Carlton McPeak

Carlton McPeak

Praying for those who do us harm to be punished by God is not a very popular thought. We cannot imagine someone who would want God to punish those who have threatened them, persecuted them, insulted them or made life very difficult for them.

However, when one reads the psalms of the Old Testament, there are many sacred poems preserved for our reading which request such action by God. They identify for us the actions of the wicked and serve as an encouragement for us to not practice this wicked lifestyle.

King David wrote a psalm (28) requesting God to not include him in the punishment of the wicked. It is as if David is describing the type of person he does not want to be.

The King says the wicked are those “who speak peace with their neighbors, while evil is in their hearts” (v. 3). They “do not regard the works of the Lord nor the deeds of His hands” (v. 5).

In thinking about these two descriptions, the first describes hypocrisy and dishonesty. We might call such a person “two faced.” They are saying one thing to our face while their “heart,” their “mind” is thinking just the opposite. This action is really a hypocritical, dishonest action. A person is not being truthful with their neighbor.

If honesty and truthfulness cannot prevail between neighbors, then on what basis do we really have a relationship with each other? If this mindset exists between neighbors then you really cannot trust your neighbors. There is always suspicion.

The second description of the wicked addresses their disbelief they have in God Himself. They are not willing to consider the things the Lord has done and recognize that He is the only God and should be honored and revered.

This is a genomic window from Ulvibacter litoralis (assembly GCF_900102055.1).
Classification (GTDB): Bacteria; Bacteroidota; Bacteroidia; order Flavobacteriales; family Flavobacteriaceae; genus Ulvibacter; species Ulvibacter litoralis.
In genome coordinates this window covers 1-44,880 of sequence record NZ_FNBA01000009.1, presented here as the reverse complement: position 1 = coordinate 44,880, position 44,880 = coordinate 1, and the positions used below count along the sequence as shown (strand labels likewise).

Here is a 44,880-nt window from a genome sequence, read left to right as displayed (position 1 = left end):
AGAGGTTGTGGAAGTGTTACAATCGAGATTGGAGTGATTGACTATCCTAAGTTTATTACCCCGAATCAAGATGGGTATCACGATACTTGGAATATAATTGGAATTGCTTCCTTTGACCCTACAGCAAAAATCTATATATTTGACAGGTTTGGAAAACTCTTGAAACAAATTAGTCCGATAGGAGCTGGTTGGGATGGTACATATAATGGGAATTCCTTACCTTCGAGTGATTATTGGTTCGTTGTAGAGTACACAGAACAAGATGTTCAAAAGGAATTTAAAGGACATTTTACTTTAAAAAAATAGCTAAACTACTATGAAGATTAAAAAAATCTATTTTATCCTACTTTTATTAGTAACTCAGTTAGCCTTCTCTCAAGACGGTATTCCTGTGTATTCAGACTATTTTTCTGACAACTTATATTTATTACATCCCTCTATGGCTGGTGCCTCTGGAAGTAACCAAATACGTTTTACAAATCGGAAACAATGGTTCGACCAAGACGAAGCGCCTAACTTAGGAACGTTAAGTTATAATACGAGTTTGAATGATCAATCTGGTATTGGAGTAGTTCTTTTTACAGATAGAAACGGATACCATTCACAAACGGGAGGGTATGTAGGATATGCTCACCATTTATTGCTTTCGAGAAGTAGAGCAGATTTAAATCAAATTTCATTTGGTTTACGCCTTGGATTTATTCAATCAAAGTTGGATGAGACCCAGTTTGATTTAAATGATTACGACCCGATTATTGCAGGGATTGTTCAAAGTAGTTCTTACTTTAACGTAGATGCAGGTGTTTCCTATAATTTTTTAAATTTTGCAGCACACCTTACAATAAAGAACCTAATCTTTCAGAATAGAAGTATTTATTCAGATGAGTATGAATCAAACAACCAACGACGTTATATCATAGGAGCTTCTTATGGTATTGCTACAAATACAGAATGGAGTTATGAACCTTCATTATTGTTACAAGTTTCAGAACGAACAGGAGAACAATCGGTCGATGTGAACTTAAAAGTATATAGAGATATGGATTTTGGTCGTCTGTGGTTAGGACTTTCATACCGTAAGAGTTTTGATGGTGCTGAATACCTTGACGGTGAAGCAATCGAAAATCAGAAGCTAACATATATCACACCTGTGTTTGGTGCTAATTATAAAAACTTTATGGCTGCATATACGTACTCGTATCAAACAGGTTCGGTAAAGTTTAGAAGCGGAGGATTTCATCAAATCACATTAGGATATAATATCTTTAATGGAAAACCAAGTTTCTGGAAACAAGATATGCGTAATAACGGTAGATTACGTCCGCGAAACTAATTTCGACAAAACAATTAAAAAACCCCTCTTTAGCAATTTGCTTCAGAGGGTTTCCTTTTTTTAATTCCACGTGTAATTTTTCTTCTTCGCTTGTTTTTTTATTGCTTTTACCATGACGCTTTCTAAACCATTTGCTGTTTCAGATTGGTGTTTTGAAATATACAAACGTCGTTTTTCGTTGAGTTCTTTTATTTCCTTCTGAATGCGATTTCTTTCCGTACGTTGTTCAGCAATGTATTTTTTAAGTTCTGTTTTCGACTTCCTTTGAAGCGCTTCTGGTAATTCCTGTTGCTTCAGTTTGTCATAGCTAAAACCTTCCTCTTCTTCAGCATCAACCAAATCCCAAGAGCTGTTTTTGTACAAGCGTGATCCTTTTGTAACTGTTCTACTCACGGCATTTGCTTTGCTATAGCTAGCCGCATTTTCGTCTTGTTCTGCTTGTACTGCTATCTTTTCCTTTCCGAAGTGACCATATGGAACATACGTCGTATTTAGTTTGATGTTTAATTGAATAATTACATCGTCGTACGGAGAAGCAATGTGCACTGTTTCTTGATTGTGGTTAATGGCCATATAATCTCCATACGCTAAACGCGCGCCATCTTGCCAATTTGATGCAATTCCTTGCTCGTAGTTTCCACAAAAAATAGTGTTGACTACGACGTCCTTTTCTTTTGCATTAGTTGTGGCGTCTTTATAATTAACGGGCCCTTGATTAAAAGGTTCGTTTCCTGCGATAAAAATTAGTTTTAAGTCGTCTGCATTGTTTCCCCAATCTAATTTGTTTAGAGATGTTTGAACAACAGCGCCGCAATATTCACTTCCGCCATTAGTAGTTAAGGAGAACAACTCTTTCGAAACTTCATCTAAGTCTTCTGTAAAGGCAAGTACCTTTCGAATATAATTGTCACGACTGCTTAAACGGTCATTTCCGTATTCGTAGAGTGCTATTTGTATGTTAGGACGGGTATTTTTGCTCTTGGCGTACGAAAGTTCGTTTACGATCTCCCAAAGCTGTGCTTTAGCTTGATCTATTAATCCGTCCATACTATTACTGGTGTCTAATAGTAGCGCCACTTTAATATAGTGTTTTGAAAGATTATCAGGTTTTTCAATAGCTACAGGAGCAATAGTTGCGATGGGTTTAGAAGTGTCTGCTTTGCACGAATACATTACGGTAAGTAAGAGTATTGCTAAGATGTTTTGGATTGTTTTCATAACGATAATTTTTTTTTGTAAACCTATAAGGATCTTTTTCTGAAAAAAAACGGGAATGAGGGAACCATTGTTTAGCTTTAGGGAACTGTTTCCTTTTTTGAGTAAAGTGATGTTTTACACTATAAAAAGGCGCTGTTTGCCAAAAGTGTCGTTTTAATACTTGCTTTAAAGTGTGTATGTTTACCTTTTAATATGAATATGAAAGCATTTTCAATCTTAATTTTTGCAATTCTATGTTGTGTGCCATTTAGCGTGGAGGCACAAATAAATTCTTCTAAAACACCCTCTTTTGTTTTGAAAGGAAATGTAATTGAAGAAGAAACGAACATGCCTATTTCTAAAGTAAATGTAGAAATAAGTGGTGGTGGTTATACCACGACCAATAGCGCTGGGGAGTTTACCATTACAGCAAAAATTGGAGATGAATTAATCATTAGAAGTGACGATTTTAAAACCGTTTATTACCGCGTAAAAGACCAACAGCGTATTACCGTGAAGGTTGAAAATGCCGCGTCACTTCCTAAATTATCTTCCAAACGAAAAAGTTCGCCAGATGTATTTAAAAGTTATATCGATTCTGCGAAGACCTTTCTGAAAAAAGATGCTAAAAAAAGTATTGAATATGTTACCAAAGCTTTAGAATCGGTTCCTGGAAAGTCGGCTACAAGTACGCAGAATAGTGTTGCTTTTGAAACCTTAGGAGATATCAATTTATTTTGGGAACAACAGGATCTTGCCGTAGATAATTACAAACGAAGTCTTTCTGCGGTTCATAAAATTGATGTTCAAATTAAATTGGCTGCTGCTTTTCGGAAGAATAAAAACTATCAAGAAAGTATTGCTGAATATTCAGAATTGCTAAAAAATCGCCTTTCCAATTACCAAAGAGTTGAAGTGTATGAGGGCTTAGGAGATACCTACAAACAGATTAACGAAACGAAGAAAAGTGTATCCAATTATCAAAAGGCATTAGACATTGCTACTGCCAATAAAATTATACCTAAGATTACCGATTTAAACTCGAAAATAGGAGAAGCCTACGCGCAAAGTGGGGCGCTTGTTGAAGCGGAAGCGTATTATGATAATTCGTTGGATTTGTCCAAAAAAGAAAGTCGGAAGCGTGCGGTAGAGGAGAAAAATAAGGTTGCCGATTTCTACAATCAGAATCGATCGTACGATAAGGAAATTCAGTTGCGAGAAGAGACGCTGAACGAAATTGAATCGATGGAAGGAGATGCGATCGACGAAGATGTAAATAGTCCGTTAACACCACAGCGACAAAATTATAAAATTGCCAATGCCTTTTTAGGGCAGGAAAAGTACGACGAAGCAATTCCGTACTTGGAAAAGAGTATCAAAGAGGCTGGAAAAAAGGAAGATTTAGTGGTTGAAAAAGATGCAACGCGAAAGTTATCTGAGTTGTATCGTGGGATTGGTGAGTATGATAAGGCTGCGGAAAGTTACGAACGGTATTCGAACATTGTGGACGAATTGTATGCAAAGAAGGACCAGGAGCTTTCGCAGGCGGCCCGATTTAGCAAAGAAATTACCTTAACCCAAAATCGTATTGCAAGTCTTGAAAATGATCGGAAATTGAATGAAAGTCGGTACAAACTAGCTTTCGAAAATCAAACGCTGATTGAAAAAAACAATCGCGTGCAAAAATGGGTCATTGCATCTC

In describing himself, David gives us some descriptions of those who are not wicked and whose prayers the Lord will hear. This person is one who puts their trust in God and therefore is extremely happy with the things which happen in their life. They will be so happy that they will be singing “God’s praises.”

This difficult action of praying for God to punish the wicked should not be something we would desire. If we totally understand what that will mean, then we would not want that to happen to our neighbors. We would not want anyone to be living for eternity separated from God.

Our prayer for the wicked should be that we might have an opportunity to help them see that their behavior is not pleasing to God and He will punish them if they do not turn from such action and begin living God’s way.

Carlton G. McPeak is an evangelist working in the Florida Gateway region. All Scriptural quotations are from the New American Standard Bible, Holman Bible Publishers, unless otherwise stated. He may be contacted at

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